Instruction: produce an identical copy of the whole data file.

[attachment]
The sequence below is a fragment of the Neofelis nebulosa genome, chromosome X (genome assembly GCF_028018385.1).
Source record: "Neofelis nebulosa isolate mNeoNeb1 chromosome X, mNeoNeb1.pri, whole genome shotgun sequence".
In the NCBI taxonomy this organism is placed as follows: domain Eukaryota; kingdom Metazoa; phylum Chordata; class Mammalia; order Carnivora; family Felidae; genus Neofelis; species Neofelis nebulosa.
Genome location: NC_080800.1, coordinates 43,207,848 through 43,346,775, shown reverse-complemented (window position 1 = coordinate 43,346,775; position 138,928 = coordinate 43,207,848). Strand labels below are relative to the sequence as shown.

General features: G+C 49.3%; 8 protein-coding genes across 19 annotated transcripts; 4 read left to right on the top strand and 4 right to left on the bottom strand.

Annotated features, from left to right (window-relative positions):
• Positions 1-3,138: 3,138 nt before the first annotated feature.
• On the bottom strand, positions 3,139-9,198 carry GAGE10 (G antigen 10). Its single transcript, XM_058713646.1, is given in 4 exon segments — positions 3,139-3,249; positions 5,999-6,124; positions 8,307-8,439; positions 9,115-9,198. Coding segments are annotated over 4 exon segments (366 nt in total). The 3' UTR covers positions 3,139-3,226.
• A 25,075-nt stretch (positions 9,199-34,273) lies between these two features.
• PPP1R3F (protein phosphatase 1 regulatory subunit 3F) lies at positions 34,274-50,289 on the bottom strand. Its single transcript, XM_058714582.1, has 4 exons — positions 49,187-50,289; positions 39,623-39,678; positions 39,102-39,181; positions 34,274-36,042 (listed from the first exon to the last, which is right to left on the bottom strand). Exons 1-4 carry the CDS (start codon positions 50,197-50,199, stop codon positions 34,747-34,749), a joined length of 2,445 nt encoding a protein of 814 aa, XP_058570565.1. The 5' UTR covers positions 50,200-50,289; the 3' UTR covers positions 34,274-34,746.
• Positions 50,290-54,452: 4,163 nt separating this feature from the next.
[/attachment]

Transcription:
The sequence below is a fragment of the Neofelis nebulosa genome, chromosome X (genome assembly GCF_028018385.1).
Source record: "Neofelis nebulosa isolate mNeoNeb1 chromosome X, mNeoNeb1.pri, whole genome shotgun sequence".
In the NCBI taxonomy this organism is placed as follows: domain Eukaryota; kingdom Metazoa; phylum Chordata; class Mammalia; order Carnivora; family Felidae; genus Neofelis; species Neofelis nebulosa.
Genome location: NC_080800.1, coordinates 43,207,848 through 43,346,775, shown reverse-complemented (window position 1 = coordinate 43,346,775; position 138,928 = coordinate 43,207,848). Strand labels below are relative to the sequence as shown.

General features: G+C 49.3%; 8 protein-coding genes across 19 annotated transcripts; 4 read left to right on the top strand and 4 right to left on the bottom strand.

Annotated features, from left to right (window-relative positions):
• Positions 1-3,138: 3,138 nt before the first annotated feature.
• On the bottom strand, positions 3,139-9,198 carry GAGE10 (G antigen 10). Its single transcript, XM_058713646.1, is given in 4 exon segments — positions 3,139-3,249; positions 5,999-6,124; positions 8,307-8,439; positions 9,115-9,198. Coding segments are annotated over 4 exon segments (366 nt in total). The 3' UTR covers positions 3,139-3,226.
• A 25,075-nt stretch (positions 9,199-34,273) lies between these two features.
• PPP1R3F (protein phosphatase 1 regulatory subunit 3F) lies at positions 34,274-50,289 on the bottom strand. Its single transcript, XM_058714582.1, has 4 exons — positions 49,187-50,289; positions 39,623-39,678; positions 39,102-39,181; positions 34,274-36,042 (listed from the first exon to the last, which is right to left on the bottom strand). Exons 1-4 carry the CDS (start codon positions 50,197-50,199, stop codon positions 34,747-34,749), a joined length of 2,445 nt encoding a protein of 814 aa, XP_058570565.1. The 5' UTR covers positions 50,200-50,289; the 3' UTR covers positions 34,274-34,746.
• Positions 50,290-54,452: 4,163 nt separating this feature from the next.